MINNEAPOLIS (WCCO) -- Research from the University of Minnesota found that access to gardening could greatly impact a person's emotional well-being.
The study collected data from over 370 participants in the Twin Cities, where they were asked to use the app Daynamica to track and rank their emotions during various activities.
Research from the U of M Humphrey School of Public Affairs found:
- Gardening at home is linked with high emotional well-being, similar to biking and walking.
- Vegetable gardening is associated with higher emotional well-being than ornamental gardening.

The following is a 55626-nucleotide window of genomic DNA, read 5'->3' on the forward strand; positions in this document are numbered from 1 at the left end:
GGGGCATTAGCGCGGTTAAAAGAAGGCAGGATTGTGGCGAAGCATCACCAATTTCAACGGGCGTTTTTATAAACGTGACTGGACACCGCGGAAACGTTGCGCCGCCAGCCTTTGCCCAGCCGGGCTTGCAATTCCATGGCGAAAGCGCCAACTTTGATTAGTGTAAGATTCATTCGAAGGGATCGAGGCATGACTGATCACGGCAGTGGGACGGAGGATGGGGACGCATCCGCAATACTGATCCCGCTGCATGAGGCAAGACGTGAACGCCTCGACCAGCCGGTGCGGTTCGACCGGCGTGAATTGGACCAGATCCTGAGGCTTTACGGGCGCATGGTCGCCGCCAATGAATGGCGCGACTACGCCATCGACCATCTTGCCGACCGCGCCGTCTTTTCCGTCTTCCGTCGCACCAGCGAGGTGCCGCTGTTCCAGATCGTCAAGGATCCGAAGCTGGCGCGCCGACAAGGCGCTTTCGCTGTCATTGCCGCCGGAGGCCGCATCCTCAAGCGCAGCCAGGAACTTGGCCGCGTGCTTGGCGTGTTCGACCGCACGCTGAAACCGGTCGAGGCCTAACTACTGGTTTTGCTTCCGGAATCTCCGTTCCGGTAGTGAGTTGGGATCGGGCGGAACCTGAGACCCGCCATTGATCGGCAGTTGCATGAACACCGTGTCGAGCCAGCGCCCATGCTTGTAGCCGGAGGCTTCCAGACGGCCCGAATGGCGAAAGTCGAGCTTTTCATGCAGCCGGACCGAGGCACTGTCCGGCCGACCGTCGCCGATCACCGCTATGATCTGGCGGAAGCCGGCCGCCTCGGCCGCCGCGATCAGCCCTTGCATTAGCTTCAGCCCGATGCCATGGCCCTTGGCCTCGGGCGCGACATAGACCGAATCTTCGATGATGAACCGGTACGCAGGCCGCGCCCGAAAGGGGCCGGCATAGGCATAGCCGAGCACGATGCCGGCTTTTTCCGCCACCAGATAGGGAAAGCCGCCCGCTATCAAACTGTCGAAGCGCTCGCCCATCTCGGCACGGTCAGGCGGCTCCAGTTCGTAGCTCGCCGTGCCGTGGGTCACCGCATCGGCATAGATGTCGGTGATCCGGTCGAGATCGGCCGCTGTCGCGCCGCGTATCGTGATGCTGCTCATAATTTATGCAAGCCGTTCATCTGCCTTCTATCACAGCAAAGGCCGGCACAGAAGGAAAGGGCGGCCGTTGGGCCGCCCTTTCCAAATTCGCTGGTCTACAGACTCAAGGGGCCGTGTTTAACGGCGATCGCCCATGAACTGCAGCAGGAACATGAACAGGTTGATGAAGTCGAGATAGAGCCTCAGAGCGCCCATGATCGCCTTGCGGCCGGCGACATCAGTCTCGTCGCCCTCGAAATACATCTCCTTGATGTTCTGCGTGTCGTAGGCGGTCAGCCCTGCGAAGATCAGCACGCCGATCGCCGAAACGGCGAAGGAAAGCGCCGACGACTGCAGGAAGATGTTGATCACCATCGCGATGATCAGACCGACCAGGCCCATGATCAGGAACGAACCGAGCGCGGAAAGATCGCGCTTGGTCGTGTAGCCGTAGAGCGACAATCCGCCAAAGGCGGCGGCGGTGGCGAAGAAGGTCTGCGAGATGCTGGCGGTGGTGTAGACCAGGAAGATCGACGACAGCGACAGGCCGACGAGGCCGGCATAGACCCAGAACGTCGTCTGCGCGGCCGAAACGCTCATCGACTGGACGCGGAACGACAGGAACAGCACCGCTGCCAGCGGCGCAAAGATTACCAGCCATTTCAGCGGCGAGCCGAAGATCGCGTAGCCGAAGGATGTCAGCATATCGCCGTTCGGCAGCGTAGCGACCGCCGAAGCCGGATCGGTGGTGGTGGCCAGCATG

- Household gardening is the only activity in this study where women and people with low incomes reported higher emotional well-being than men and those with higher incomes.
- There if no difference in emotional well-being while gardening at home alone than with another person.
Researchers say these findings "show how urban gardening can meet a city's planning goals by creating a more livable city."
"Our research shows that city planners and leaders should include vegetable gardening, particularly at home, among the other, more common livability standards cities consider, such as cycling and walking infrastructure," said study co-author Yingling Fan, professor in regional policy and planning in the Humphrey School of Public Affairs.
For more information about this study, click here.
for more features.